I’ve been watching lately, and now many companies are managing “blog-vegas” – post a problem with a branded product on your blog and you are fairly likely to hear from someone from that company rather shortly.  Look at Chris Murray’s post about PageFlakes last week. Companies are reaching out, and this is a style well suited to the small company.

David Churbuck posted today about Buzzlogic, tool for tracking blogs, specifically designed for online marketing.  David’s the VP of Global Web Marketing at Lenovo, and transitioned from publishing.  He made this point, quoting Sam Whitmore (a Vario customer):

A lot of former journalism colleagues were surprised to see me join a “vendor,” but most, like Sam Whitmore, saw the point that everyone is media in this day and age.

You might also be interested to see the site, where we’ve put just this sort of marketing in place.  The blog is still in cloaking mode, but you’re get the idea.  We’re creating the resource for Central Massachusetts small businesses. 

Craft your image, do it online, and do it without spending a bundle. It’s never been easier for a small business to make a big splash. 

Understanding Search Engine Optimization at the Basic Level

Download our Understanding Search Engine Optimization at the Basic Level Whitepaper

(This is from a whitepaper written for Vario Creative some time ago, but still pertinent – MNC)

In the past couple years the dominance in the search engine market of Google™ and their dependence upon “the Google algorithm” for generating results has created a new area of specialization in web design firms called “Search Engine Optimization.” There are all kinds of businesses now that are making all kinds of interesting promises and statements about the industry. On the subject of Search Engine Optimization (SEO), there is only one statement I can truly make with anything approaching 100% certainty:

“Anyone who promises or guarantees that they can get you top Google ranking for a keyword is at best a liar, and most probably something worse.”

Now that sounds a little harsh. It is meant to sound exactly that way. Read on to find out why.

Continue reading “Understanding Search Engine Optimization at the Basic Level”

Vin Crosbie on the 5 Stages of Grief for the News Industry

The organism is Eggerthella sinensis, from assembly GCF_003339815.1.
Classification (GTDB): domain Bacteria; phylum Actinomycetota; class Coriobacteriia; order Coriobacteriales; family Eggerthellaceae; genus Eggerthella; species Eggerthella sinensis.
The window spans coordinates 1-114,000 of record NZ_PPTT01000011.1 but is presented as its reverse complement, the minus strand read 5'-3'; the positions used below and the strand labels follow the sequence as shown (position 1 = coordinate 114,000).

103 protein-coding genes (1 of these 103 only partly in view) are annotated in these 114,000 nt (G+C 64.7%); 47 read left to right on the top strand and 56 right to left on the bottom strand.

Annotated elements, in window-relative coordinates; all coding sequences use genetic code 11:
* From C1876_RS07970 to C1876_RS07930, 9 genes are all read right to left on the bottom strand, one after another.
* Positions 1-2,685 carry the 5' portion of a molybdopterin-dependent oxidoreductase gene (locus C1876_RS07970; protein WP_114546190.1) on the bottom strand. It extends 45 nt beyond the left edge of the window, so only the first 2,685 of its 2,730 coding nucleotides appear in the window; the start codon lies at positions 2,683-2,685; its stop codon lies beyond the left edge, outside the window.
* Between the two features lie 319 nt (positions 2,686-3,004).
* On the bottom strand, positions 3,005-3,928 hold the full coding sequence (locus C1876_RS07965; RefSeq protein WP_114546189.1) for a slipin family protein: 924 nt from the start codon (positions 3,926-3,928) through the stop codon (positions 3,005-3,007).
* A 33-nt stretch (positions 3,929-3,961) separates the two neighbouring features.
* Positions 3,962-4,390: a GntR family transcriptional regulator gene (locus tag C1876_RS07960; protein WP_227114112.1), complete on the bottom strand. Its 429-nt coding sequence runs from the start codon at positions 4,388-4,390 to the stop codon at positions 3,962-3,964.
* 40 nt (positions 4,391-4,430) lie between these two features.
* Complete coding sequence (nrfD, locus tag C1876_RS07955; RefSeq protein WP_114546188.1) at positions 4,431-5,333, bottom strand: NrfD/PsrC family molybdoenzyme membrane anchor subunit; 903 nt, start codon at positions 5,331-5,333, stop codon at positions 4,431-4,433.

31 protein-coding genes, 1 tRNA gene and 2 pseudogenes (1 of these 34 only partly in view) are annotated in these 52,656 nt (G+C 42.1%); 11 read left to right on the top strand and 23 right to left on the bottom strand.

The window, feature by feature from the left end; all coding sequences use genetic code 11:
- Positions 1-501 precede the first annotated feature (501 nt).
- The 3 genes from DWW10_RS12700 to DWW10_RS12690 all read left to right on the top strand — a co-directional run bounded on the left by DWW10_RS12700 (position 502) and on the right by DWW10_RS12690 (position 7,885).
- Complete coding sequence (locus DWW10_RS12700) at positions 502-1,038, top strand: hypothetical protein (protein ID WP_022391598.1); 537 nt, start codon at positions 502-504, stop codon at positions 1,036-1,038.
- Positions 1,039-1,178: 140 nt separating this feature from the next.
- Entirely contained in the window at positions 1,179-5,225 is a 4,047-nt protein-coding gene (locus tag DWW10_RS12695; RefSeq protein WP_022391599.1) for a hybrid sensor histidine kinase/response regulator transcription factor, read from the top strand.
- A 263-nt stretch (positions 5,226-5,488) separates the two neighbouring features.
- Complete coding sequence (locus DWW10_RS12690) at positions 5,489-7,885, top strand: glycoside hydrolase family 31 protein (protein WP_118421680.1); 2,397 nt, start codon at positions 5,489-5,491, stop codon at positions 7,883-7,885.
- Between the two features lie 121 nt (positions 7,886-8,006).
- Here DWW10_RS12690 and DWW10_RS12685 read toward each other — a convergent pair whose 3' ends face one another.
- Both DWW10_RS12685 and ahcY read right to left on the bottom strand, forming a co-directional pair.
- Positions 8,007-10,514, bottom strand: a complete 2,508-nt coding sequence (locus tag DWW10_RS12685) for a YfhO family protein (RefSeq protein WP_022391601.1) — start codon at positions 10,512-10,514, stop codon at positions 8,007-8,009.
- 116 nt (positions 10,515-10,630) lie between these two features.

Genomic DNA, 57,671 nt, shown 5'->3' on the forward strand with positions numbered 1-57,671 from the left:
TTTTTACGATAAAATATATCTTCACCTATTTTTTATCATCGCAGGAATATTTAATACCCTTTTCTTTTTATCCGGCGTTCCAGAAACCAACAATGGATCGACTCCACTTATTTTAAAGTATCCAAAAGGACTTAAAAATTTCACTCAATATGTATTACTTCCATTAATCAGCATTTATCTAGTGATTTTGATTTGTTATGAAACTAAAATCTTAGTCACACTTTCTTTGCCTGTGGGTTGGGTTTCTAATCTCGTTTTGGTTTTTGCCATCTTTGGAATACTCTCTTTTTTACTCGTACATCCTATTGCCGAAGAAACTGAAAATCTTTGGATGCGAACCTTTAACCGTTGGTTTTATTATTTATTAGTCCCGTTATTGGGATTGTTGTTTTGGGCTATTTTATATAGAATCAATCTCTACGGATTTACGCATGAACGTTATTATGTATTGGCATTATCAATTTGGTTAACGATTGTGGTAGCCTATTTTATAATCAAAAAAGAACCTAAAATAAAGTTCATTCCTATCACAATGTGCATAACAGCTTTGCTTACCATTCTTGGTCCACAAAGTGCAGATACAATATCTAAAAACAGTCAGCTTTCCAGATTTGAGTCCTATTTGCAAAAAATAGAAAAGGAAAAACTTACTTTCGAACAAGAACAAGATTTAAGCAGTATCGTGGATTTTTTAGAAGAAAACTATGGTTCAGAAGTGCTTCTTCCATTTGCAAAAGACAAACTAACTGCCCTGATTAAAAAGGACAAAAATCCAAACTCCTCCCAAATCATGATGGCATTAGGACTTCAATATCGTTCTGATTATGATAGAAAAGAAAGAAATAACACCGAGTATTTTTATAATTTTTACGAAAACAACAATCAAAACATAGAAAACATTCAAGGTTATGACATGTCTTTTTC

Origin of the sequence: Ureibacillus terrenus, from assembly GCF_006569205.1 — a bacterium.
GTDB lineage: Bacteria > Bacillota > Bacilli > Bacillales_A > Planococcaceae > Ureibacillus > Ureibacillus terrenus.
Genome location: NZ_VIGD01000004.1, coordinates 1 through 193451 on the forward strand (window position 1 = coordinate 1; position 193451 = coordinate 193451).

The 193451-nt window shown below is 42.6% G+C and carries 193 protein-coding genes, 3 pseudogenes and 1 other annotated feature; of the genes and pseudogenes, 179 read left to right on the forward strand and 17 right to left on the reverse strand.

Vin Crosbie posted what could only be called a major treatise on the decline of the news industry. I’m honestly still dissecting it.  The main point appears to come down to this being a case of slow suicide, rather than murder by internet.

However, an examination of data shows that their online editions are read by fewer people — and less often and less frequently — than the dying print or broadcast editions. Moreover, ten years into these efforts, the online editions are earning only one-twentieth to one-hundredth per user what the dying print edition earns per reader.

or citing Bob Cauthorn

“Even the dairy industry spends more on research and development than the newspaper industry does. And milk doesn’t face anything like the new forms of competition that newspapers do.”

or quoting the State of the News Media 2006 report:

At many old-media companies, though not all, the decades-long battle at the top between idealists and accountants is now over. The idealists have lost.

Vin also links to this article from Former Knight-Ridder op-ed writer Alvaro Vargas, well worth reading in it’s own right.

Business Mashups = Web as Operating System

Read the previous post about online virtual servers from Amazon, then consider this from

Like Google , Yahoo!  and others, Salesforce is treating the Internet less like a communications network and more like a computing platform, a continuation of the dispersal of computing power from a mainframe to servers to a personal computer. And like his colleagues (albeit more vocally), Benioff sees Microsoft as a computer industry chokepoint that will be eliminated by Internet-based mashups.

Will our computers become simple “Internet Application Access Devices?”